Stockholm University granted two centres of excellence

27 Jun 2023 | Network Updates | Update from Stockholm University
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Studies of dark matter and of global governance are the focus of the two centres of excellence that Stockholm University is granted by the Swedish Research Council (Vetenskapsrådet). Language researchers at the university are also part of a new centre at Uppsala University.

After an international panel evaluated the 124 applications received, the Swedish Research Council has decided to fund 15 research environments in the call for centres of excellence. Each research environment will receive SEK 4-6 million per year for five years, with the plan to provide an additional five years of funding after evaluation. The funds will support long-term program activities where researchers from different disciplines gather around a theme or research question.

Two of the centers of excellence granted funding are located at Stockholm University. One is the EDUCATE: Excellence Dark Universe Centre and Technology Enabler, with Professor Ariel Goobar from the Department of Physics as the main applicant. The other center is the Stockholm Center on Global Governance (SCGG), led by Professor Jonas Tallberg from the Department of Political Science. 

Excellence Centre on Dark Matter and Dark Energy

EDUCATE: Excellence Dark Universe Centre and Technology Enabler, with Professor Ariel Goobar as the main applicant, is granted nearly SEK 30 million. Co-applicants include Jon Gudmundsson, Timothy Linden, and Hiranya Peiris from the Department of Physics, as well as Christian Ohm from KTH Royal Institute of Technology. Other key individuals involved are Sara Strandberg, Jens Jasche, and Christophe Clement. The center will be organized within the Oskar Klein Centre, which is a joint venture between Stockholm University and KTH.

"Despite dark matter and dark energy constituting 95 percent of the cosmic composition, we still know nothing about their nature. The mystery of the universe's dark side is undoubtedly among the most fascinating scientific questions we face," says Ariel Goobar.

In the coming years, new sensitive particle detectors will be built, and groundbreaking astronomical observation programs will be carried out. The new generation of instruments requires advanced analysis techniques to handle the volume and complexity of the data. Therefore, a strong emphasis will be placed on developing new algorithms and machine learning techniques to optimize the acquisition of new knowledge.

There are plans to establish a dedicated branch of the doctoral program under the centre's auspices, enabling students to be trained and develop the necessary skills for the optimal utilization of upcoming observations.

"By hosting visits from leading international experts, we will be able to offer world-class education. We are also keen on interaction with representatives from the business sector, specifically high-tech companies. Our ambition is for the interaction with the industry to lead to cross-fertilization between cutting-edge basic research and the most advanced industrial applications," says Ariel Goobar.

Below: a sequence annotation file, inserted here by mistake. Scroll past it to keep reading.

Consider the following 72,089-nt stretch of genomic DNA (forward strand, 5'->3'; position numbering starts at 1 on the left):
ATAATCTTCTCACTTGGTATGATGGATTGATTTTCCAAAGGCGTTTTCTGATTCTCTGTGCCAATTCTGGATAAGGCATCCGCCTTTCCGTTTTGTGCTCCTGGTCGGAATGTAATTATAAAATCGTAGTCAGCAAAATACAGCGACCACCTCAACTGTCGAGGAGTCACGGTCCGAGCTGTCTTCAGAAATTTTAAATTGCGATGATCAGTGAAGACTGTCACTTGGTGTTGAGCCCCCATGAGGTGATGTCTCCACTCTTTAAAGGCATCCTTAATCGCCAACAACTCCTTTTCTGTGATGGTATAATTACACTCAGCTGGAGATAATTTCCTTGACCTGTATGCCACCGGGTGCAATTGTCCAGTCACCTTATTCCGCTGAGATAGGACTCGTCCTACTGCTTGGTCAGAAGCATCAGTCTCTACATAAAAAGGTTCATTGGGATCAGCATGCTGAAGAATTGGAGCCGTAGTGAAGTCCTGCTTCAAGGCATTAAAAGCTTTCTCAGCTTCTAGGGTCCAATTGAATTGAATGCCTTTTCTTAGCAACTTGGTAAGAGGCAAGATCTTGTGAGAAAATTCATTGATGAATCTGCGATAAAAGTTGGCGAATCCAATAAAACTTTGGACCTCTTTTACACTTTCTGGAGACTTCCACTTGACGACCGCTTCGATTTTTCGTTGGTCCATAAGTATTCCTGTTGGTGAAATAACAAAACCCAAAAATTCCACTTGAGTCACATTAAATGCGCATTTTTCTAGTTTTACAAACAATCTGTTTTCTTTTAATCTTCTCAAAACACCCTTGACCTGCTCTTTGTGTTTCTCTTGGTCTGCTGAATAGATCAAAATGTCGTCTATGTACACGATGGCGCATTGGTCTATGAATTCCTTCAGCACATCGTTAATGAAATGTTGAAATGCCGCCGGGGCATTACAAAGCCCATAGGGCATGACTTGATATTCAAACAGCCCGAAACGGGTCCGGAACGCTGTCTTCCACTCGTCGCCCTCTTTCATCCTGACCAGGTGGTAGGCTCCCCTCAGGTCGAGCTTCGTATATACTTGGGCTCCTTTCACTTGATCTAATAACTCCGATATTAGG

Centre of Excellence on Global Cooperation

The Stockholm Center on Global Governance (SCGG), led by Professor Jonas Tallberg from the Department of Political Science, is awarded over SEK 28 million. It is an interdisciplinary center with co-applicants including Professors Lisa Dellmuth (Department of Economic History and International Relations, also the Deputy Director of the center), Mark Klamberg (Department of Law), Torun Lindholm Öjmyr (Department of Psychology), and Aryo Makko (Department of History).

"The funding for excellence enables us to establish the Stockholm Center on Global Governance (SCGG) and further develop the already strong research environment at Stockholm University in the field of global cooperation," says Jonas Tallberg.

A central theme of the research at the centre will be the question of why, how, and with what consequences global cooperation is challenged by actors such as authoritarian states and populist leaders. The centre will actively engage in research, education, and collaboration with the surrounding society, including extensive programs of seminars, workshops, and visiting researchers.

"Through the establishment of SCGG, a unique interdisciplinary environment is created at the international research frontier, making it Northern Europe's first center for the study of global cooperation," says Jonas Tallberg. 

Research on human history in the last 10,000 years

Jenny Larsson, professor of Baltic languages at Stockholm University, is a co-applicant for a centre of excellence at Uppsala University that has been granted support by the Swedish Research Council. This centre is known as the Center for the Human Past, led by Professor Mattias Jacobsson. Here, researchers in genetics, archaeology, and linguistics will investigate human prehistory, culture, and languages over the past 10,000 years.

This article was first published on 26 June by Stockholm University.

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